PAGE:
Subjects: Visit to Dubbo; the Prime Minister’s divisive Voice, Treaty, Truth proposal; the Prime Minister’s insincere last-ditch effort to salvage the Voice.
Well, Federal Opposition Leader Peter Dutton will be in Dubbo today, along with Federal Member Mark Coulton. To find out more, I have the Federal Opposition Leader on the line.
Good morning Peter.
Good morning Iain. How are you?
I’m going well and yourself?
Very well, thank you mate.
So, the reason for your visit to Dubbo today?
Well, we’ve been keen to get out and talk Australians, particularly in regional areas, about issues that are important to them: so, cost of living, just getting an understanding for water issues and what people are experiencing on the farm and in the towns, and how we can shape our policy.
Peter, the 2023 Voice Referendum – obviously postal votes already started and we’ll have pre-polling in New South Wales from Tuesday the 3rd, and of course voting day on October 14 – I’d like to ask you a couple of questions, if I may?
Firstly, the ballot paper for the Referendum will state; ‘a proposed law to alter the Constitution to recognise the First Peoples of Australia by establishing an Aboriginal and Torres Strait Islander Voice’. It will ask: ‘Do you approve this proposed alteration?’. It will be put to Australians that the Constitution be amended to include a new chapter titled, ‘Recognition of Aboriginal and Torres Strait Islander Peoples’.
Peter Dutton Leader of the Federal Opposition, my first question is: will an Aboriginal and Torres Strait Islander Voice enshrined in the Constitution, benefit not only Aboriginal and Torres Strait Islander people, but be good for the whole nation?
Well Iain, there’s obviously been a lot of debate over the course of the last 15 months. The Prime Minister’s spent a lot of time on this issue, and I don’t believe that Australians have the information or the detail before them to make an informed judgement. I think that’s why millions of Australians, including one in three Labor voters now who are deciding to vote against the Voice.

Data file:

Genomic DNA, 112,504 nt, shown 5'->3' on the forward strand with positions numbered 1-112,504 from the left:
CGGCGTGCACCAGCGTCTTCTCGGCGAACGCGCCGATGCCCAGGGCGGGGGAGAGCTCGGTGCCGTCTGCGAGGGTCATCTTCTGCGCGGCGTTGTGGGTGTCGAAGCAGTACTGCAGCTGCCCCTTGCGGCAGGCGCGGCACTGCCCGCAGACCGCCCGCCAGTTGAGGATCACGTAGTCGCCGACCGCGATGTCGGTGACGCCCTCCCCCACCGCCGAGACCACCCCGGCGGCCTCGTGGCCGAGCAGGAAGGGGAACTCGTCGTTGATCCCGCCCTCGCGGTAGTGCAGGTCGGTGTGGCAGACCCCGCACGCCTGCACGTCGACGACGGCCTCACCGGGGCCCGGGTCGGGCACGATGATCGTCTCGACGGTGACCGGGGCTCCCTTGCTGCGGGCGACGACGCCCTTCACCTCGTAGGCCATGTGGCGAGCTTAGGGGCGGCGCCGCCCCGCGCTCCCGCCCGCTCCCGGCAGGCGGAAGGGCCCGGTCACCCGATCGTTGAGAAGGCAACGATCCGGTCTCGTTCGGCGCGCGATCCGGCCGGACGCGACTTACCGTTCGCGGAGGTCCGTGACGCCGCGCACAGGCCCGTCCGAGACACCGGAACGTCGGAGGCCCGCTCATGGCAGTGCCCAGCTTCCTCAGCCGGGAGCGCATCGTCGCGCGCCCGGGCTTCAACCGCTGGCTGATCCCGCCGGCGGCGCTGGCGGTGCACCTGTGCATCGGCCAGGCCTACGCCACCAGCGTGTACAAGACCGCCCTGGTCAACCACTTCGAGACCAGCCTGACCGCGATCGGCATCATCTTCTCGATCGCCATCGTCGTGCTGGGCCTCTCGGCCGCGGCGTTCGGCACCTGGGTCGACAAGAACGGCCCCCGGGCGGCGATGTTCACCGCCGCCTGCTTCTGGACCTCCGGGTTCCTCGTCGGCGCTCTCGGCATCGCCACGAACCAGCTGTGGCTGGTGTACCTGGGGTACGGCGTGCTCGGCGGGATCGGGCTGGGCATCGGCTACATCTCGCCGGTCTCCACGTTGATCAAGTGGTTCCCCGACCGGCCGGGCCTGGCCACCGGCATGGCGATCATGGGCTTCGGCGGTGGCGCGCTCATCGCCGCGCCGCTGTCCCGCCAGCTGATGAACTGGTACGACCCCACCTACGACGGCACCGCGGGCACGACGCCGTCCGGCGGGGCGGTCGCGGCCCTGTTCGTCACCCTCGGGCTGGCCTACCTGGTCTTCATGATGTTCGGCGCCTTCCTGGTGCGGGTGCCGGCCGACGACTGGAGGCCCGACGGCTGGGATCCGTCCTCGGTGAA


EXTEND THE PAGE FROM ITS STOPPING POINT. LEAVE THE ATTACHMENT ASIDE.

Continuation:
For a couple of reasons I advocate that people should vote ‘no’. Firstly, I don’t think it’s going to provide the practical support to Indigenous Australians. I think everybody wants to see a better outcome in terms of health and education and life expectancy etc, but creating a Canberra Voice that’s going to, not provide the practical support that people need, but is going to provide another layer of bureaucracy, it’s going to be expensive and it’s not going to get a better outcome for those young kids. I think that’s the reason there’s a lot of hesitation around at the moment.
Next, I don’t believe that enshrining in the Constitution, in a new chapter, a permanent body is wise. That’s why most Australians have voted down referenda in the past, and it’s also why the Founding Fathers took a decision of the double majority – that is that for a change to the Referendum to be successful – to our nation’s rulebook, you can only do that if you get a majority of Australians supporting the question, and if a majority of the states support the question.
I think what the Founding Fathers were saying to us was, ‘be very careful in changing this document or amending it unless you’ve got very good reason to do so’, and I don’t think the Prime Minister’s made that case out.
Peter, you make your case there that there is a little bit of hesitation, there’s confusion about the mechanics of what will happen if the ‘yes’ vote is successful at the Referendum.
So, my second question is: Anthony Albanese has pledged that if the Yes campaign prevails, the Coalition will have an equal role in shaping the design of the Voice to Parliament. In this case, can we trust that the Albanese Government will govern for all Australians, as the actual mechanics of the Aboriginal and Torres Strait Islander Voice are determined?
Well Iain, I always think you should look at people’s track record – not just at their words, but at their deeds – and the Prime Minister had a committee set up earlier this year. It was a bipartisan committee – which is what he’s talking about again now. The Coalition put forward a number of amendments as part of that process. The Prime Minister didn’t listen to any of the recommendations, didn’t implement any of them, didn’t change one word of the wording that you read out before – that was telling I think because we’d approached that committee in good faith, we took the Prime Minister at his word and when we put forward changes that we thought were sensible, he rejected them.